There's no vacation in sight for Dominic Baragona until next month, after a rib and music festival in Boardman.
By DEBORA SHAULIS
NILES -- Dominic Baragona usually takes two things with him when he's patrolling the grounds at one of his events -- a two-way radio and his game face.
His mouth is tight, his brows are slightly furrowed and his bespectacled eyes are always scanning the area for something amiss.
You would have that somber expression, too, if you invested months of your time and thousands of dollars into entertaining the masses.
"Get me five miles out of Niles and I'm an extremely different person," he says. "I'm more relaxed, less intense."
Niles is his hometown and the center of his business operations. The radio station owner-turned-concert and event promoter is gearing up for his most ambitious undertaking yet.
Baragona Mid-America Events is coordinating three major concerts and a three-day auto show with live music and celebrity appearances -- all in the next seven days, all at the Cafaro Field complex behind Eastwood Mall, while the Mahoning Valley Scrappers minor league baseball team is on a road trip.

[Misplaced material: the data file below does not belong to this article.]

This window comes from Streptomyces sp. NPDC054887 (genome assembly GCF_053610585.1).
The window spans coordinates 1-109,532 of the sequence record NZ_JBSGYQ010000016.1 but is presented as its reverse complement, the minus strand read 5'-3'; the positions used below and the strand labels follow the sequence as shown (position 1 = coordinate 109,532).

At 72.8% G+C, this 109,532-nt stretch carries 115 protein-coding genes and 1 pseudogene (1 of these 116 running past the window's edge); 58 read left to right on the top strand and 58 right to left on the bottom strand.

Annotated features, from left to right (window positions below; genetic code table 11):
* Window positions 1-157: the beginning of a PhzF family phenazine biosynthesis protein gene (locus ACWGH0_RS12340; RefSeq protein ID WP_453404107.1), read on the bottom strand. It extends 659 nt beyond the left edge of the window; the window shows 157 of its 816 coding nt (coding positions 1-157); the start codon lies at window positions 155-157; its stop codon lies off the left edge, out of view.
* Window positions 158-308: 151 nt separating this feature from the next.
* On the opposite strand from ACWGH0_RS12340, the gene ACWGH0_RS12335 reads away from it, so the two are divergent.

"What I've been telling people is, it's like doing four rib burnoffs in one week," Baragona said. His company's Mahoning Valley Rib Burn Off is held each June outside Eastwood Mall.
The timing had much more to do with the bands' availability than his plans.
Baragona had booked his Automania custom car show at Cafaro at least six months ago, he said.
Meanwhile, he was pursuing big names for concerts. Patrons of his company's teen dances were asked for names of performers they'd like to see. Rapper Ja Rule "just outruled everybody," Baragona said.
Baragona wanted to be the first to stage a classic rock concert at 4-year-old Cafaro Field, where country singer Kenny Rogers, R & amp;B band Kool & amp; the Gang and pop group 98 Degrees have performed. The Beach Boys and Bad Company were on his list of possibilities.
After months of negotiations, nothing was jelling, Baragona recalled. Acts were being snatched up for bigger concerts in Pittsburgh and Cleveland.
Out of the blue, Baragona heard from a Bad Company representative. The band could perform here July 17. "Basically, that was it. That was the day that fit their routing," he said.
After Bad Company was booked, someone called on behalf of the Beach Boys. The only open date was July 21. Baragona decided the concert would complement the car show nicely.
Ja Rule negotiations were the trickiest. Twice, Baragona believed he had snared a booking, only to lose it. Then, in mid-June, Ja Rule's people called to offer July 18.
Of course, Baragona said yes. He shrugs at the fact that dates were dictated to him. "That's the way things pretty much are now," he said. He's more concerned that artists give good shows and fans go home happy.
Baragona's philosophy is, if events take place night after night at Blossom Music Center, Tower City Amphitheatre and Post-Gazette Pavilion, why not here?